What keeps senior IT security pros up at night? It’s not what you think

In the security space, last year was one for the books. Edward Snowden made waves after leaking classified documents detailing government surveillance programs, which raised privacy and security concerns for individuals and enterprises worldwide. Data breach after data breach of major retailers and brands shook every industry to its core, leaving IT teams wondering, “could this happen to us?”

To understand the current security landscape and top threats in the wake of so much attention and scrutiny, my company Wisegate talked to a group of our senior IT members – the men and women in the trenches, running IT programs across many industries. Much to our surprise, their answers went deeper than insider threats, phishing and malware. To protect against these countless, daily vulnerabilities, senior IT professionals are concerned about having the resources – time and talent – to cut through the post-Snowden red tape and best safeguard their companies.

Security talent shortage
There’s currently a high need for security professionals across many industries and a major shortage of qualified individuals. The growing number of people joining the security workforce cannot keep up with job demand, leaving IT departments understaffed and open to security threats.

More than ever, businesses are wanting and needing security talent to protect against the looming threat of data breaches – and are willing to pay for it. A senior security director at a major entertainment company (name and company has been protected so that he may speak freely) is recruiting talent from around the world, offering to pay for relocation expenses, compensating talent with high-priced salaries and even offering signing bonuses when hiring for security positions, as competition is so high.

Other companies are interested in hiring from overseas, but domestic and foreign governmental red tape make it difficult to secure green cards for private employment.

International and domestic red tape
International and domestic rules and regulations can affect more than hiring activities. Thanks to the Snowden affair, additional calls for government regulation have come to light, leaving senior execs worried that new regulations will drain time and finances into complying with new protocols, distracting teams from protecting against hacking or data theft from the inside. With the current shortage of talent already in play, there’s little wiggle room for wasted time.

Companies have already seen changes in international business. Some international governments have already expressed concerns about emails leaving their borders in the wake of the Snowden affair. One executive in risk management at a consumer goods company shared that his company may have to ask Microsoft to keep email originating in Italy at an Italian data center and an email originating in Germany at a German one, if pressured enough by Europe, so international governments can protect private communications.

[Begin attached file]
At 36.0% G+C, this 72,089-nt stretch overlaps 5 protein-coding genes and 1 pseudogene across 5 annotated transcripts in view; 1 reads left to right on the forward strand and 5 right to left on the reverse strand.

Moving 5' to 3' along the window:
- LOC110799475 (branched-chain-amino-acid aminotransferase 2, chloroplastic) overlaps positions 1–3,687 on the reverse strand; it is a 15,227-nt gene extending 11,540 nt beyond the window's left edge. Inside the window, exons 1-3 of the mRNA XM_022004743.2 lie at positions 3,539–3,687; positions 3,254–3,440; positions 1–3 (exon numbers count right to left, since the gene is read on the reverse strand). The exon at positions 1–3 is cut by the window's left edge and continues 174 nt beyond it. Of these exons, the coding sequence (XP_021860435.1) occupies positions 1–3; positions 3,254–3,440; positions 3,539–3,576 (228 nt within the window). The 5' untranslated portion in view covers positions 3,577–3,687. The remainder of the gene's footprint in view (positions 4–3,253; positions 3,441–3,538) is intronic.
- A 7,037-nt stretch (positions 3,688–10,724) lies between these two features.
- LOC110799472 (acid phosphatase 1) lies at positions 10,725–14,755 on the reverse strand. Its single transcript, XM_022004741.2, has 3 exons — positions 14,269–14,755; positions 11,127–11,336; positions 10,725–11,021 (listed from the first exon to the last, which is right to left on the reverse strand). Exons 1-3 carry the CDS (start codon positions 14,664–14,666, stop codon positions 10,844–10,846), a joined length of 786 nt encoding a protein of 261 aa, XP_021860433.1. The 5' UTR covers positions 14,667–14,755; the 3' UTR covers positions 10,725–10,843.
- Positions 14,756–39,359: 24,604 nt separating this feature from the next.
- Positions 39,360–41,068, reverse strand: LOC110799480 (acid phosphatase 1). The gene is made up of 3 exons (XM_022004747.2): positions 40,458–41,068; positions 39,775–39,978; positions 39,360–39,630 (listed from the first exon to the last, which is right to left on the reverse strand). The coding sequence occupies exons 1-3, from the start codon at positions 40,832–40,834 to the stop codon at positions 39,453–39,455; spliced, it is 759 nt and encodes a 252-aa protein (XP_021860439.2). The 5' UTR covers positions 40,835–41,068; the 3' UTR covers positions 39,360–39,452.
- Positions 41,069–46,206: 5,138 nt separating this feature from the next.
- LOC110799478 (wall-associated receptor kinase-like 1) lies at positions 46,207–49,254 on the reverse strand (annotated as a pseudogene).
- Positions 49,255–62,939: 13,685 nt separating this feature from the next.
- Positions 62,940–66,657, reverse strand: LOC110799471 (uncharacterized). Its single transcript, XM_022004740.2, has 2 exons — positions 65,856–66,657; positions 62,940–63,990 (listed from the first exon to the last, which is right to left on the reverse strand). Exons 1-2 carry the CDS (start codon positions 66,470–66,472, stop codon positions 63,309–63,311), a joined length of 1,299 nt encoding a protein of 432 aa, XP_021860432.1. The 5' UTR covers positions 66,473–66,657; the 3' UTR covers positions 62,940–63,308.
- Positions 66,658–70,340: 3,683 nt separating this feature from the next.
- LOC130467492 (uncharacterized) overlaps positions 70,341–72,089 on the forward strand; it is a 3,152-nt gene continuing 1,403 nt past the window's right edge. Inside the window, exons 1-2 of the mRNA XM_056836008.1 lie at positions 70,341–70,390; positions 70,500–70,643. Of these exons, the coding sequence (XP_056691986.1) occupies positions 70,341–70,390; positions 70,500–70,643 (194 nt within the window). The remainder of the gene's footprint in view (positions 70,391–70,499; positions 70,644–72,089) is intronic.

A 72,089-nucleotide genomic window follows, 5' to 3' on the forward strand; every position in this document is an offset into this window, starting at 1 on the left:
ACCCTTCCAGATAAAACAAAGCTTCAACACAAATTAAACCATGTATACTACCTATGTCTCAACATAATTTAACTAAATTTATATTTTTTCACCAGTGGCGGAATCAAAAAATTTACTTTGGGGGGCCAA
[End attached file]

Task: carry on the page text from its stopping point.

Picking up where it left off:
The vice president of corporate security at an insurance company believes that the Snowden incident has “made data privacy come to the forefront of a lot of people’s minds. It’s a top priority of mine, as well as most of my colleagues and peers. I think there’s still more to come. We’ll see more regulations – and government interest – as more data comes to light.”

Protecting sensitive information from human error
In addition to concerns about increased international and domestic rules and regulations, senior IT professionals are currently worried about the consequences of mistakes and sloppy procedures performed by team members. Target’s data breach has left many IT teams aware of the need to combat data breaches. When polled on their organization’s top data-oriented security threat, senior IT professionals named data breach and theft of intellectual property as their top data concern.

Countermeasures to data breaches have begun circulating in conversations in the IT industry. Preventative measures that have been discussed include holding people, companies and institutions financially accountable for the loss of intellectual property, staying current on new threats, and even tracking down employees who may have accidentally exposed intellectual property to loss. While many corrective processes have been theorized, there have been no conclusions on a best practice to prevent data breaches from occurring quite yet.

The security landscape is forever changing, leaving short-staffed IT teams at the mercy of the next big threat. The Snowden incident and major retail breaches may have forever changed the way the public, governments and businesses across the world view security. As security across industries continues to be scrutinized, evaluated and criticized, senior IT professionals are the folks enduring the daily struggles of an understaffed, and possibly soon-to-be highly government-regulated department.

Improved security will come when the number of talented security professionals increases. In the meantime, IT professionals must continue to get creative with solutions, invest heavily in educating non-IT employees in the importance of secure habits, and most importantly, plug into the fellow IT community to stay up to date on the latest security developments. By asking questions and generously sharing security intel across industries, IT professionals can team together to combat risks. After all, your peers are the best source to find out the latest security threat.

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